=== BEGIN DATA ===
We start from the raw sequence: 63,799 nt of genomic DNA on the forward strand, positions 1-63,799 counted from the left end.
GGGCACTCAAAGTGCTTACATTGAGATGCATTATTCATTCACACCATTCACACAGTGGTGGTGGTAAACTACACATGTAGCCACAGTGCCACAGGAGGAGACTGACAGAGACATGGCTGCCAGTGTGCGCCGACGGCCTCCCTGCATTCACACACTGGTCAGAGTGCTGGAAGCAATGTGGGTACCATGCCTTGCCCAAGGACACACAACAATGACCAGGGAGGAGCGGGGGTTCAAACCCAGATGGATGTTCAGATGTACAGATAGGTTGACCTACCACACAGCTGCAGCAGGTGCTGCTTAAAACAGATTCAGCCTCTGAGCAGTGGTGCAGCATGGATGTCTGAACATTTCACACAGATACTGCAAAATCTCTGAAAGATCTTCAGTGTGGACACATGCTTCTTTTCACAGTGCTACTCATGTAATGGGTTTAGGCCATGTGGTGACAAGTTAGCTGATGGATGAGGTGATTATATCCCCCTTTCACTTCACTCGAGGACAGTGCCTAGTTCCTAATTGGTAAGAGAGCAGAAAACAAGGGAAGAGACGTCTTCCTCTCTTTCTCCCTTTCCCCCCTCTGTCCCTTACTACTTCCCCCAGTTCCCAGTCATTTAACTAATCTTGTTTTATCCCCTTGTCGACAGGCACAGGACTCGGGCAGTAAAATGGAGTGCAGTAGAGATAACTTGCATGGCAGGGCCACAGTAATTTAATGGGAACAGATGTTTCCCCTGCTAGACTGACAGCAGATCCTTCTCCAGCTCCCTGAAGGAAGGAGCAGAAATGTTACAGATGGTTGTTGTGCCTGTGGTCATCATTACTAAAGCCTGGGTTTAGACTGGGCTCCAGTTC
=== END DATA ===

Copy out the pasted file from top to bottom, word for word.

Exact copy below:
We start from the raw sequence: 63,799 nt of genomic DNA on the forward strand, positions 1-63,799 counted from the left end.
GGGCACTCAAAGTGCTTACATTGAGATGCATTATTCATTCACACCATTCACACAGTGGTGGTGGTAAACTACACATGTAGCCACAGTGCCACAGGAGGAGACTGACAGAGACATGGCTGCCAGTGTGCGCCGACGGCCTCCCTGCATTCACACACTGGTCAGAGTGCTGGAAGCAATGTGGGTACCATGCCTTGCCCAAGGACACACAACAATGACCAGGGAGGAGCGGGGGTTCAAACCCAGATGGATGTTCAGATGTACAGATAGGTTGACCTACCACACAGCTGCAGCAGGTGCTGCTTAAAACAGATTCAGCCTCTGAGCAGTGGTGCAGCATGGATGTCTGAACATTTCACACAGATACTGCAAAATCTCTGAAAGATCTTCAGTGTGGACACATGCTTCTTTTCACAGTGCTACTCATGTAATGGGTTTAGGCCATGTGGTGACAAGTTAGCTGATGGATGAGGTGATTATATCCCCCTTTCACTTCACTCGAGGACAGTGCCTAGTTCCTAATTGGTAAGAGAGCAGAAAACAAGGGAAGAGACGTCTTCCTCTCTTTCTCCCTTTCCCCCCTCTGTCCCTTACTACTTCCCCCAGTTCCCAGTCATTTAACTAATCTTGTTTTATCCCCTTGTCGACAGGCACAGGACTCGGGCAGTAAAATGGAGTGCAGTAGAGATAACTTGCATGGCAGGGCCACAGTAATTTAATGGGAACAGATGTTTCCCCTGCTAGACTGACAGCAGATCCTTCTCCAGCTCCCTGAAGGAAGGAGCAGAAATGTTACAGATGGTTGTTGTGCCTGTGGTCATCATTACTAAAGCCTGGGTTTAGACTGGGCTCCAGTTC